5 Study Methods That Aren’t Just Re-Reading Your Notes

Do you ever sit down for a study session, but can’t figure out how to dive in? That leaves a lot of us simply re-reading our notes over and over just hoping to retain as much as we can. We’ll be honest, that’s not the best way to tackle studying (and it leaves way too much room for zoning out). Check out what we recommend instead.


Practice quizzes often hold the title as the most effective method. Why? This ensures you’ll be able to recall the information, just like you’ll be doing on the exam. This is a great method for group study sessions, as you’ll already have some extra heads around to test you on the material. But if you’re studying solo? No worries. An app like Quizlet, or some old-fashioned flashcards, can make self-testing easier.



While just re-reading your notes might not be an effective study method, it can be if you ensure you’re actively paying attention. One way to do this is by summarizing the material in your own words after each section and chapter. If you can’t put what you read into your own words, that’s a good indicator that you need to go back and read again.



Rewrite & Outline.

Rewriting (or re-typing) your notes is another great memorization tactic. While you might easily zone out if you opt to just reread your notes, rewriting them forces you to pay attention to the material on the page. However, consider rewriting your notes into an outline format rather than just word-for-word. This takes it a step further by making you really think about the information and figure out just how it’s all related. This is a method of learning rather than simply memorizing — which is exactly what you want!


SQ3R Method

This method uniquely combines all the above-mentioned methods. SQ3R stands for Survey, Question, Read, Recite and Review. We explain how to execute these steps below:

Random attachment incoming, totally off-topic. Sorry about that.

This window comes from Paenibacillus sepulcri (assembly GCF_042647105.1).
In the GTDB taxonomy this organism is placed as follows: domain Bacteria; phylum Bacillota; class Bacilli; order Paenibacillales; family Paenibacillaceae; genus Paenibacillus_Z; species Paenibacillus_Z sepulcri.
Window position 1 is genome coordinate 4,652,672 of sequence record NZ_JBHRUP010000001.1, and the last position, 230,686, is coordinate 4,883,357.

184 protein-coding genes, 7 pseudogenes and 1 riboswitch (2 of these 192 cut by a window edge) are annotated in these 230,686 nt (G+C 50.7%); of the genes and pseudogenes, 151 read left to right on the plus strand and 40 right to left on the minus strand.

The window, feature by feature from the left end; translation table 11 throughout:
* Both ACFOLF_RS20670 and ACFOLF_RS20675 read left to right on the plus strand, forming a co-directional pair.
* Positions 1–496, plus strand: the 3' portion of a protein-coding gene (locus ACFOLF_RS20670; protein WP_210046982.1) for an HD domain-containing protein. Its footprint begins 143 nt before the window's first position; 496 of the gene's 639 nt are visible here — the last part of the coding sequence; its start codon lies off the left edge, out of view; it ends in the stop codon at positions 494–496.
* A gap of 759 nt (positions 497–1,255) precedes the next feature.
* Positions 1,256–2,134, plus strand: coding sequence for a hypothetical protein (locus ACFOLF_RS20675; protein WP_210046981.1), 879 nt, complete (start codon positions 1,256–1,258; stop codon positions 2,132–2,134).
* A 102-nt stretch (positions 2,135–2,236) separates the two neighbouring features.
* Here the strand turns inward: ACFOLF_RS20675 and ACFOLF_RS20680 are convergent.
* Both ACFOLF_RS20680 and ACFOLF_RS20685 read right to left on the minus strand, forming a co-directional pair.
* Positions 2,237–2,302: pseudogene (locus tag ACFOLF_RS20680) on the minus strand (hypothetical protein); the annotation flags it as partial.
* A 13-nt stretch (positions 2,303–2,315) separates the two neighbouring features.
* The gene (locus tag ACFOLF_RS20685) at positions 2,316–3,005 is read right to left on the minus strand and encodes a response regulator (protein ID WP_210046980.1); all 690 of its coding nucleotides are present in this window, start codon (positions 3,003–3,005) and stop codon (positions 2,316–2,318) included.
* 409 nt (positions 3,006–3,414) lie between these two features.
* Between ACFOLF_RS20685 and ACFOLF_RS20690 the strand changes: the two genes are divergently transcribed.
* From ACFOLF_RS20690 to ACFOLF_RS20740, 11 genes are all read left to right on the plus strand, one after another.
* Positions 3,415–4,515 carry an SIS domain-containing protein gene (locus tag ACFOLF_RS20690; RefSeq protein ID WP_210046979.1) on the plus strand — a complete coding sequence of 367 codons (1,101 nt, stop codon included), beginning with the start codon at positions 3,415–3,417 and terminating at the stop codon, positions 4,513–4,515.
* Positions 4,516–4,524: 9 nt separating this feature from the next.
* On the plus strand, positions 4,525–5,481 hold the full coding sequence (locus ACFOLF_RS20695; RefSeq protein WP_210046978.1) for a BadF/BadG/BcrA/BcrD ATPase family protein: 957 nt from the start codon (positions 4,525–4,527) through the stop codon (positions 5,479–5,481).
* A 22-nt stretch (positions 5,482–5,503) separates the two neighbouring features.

Survey: Survey the overall structure of your study material and notice any headings, graphics, definitions, etc. This will help you gain a general understanding of what important information is relayed in the text.

Question: While surveying, note any questions that are addressed in the reading. For example, convert any definitions and headings into question format.

Read: Find the answers to the questions you noted by reading through your material. Since you surveyed the page ahead of time, you should find it easier tracking down these answers.

Recite: In your own words, recite the answers to the questions you found.

Review: Review your answers and summarize the whole lesson in your own words. This is also a good time to self-test yourself with a practice quiz.


OK4R Method

This method is slightly different than the SQ3R Method. OK4R is an acronym for Overview, Key Ideas, Read, Recall, Reflect and Review.

Overview: Gain an overview of your study material by reading any headings, subheadings, introductions, and summaries.

Key Ideas: Scan the page for any key ideas. In your textbook, you might find insights in the opening paragraphs, any bolded information, definitions, bulleted sections, or visuals on the page.

Read: Read the information in its entirety. After the figuring out the overview and key ideas, this should feel easier to digest.

Recall: After reading, try to recall the information in your own words.

Reflect: Look back to the previous steps and think about how it’s all related. Does the information you read make sense when you apply it to the overview and key ideas you previously pulled? This will help you retain the information.

Review: Repeat the above steps as needed during later study sessions to keep your memory fresh.

Do you have your own study methods that we didn’t list? Share them in the comments.


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  1. Denise Richardson-Johnson says:

    Great advice! Will definitely utilize more of these suggestions because practice makes perfect.

  2. pamela J. says:

    wow !

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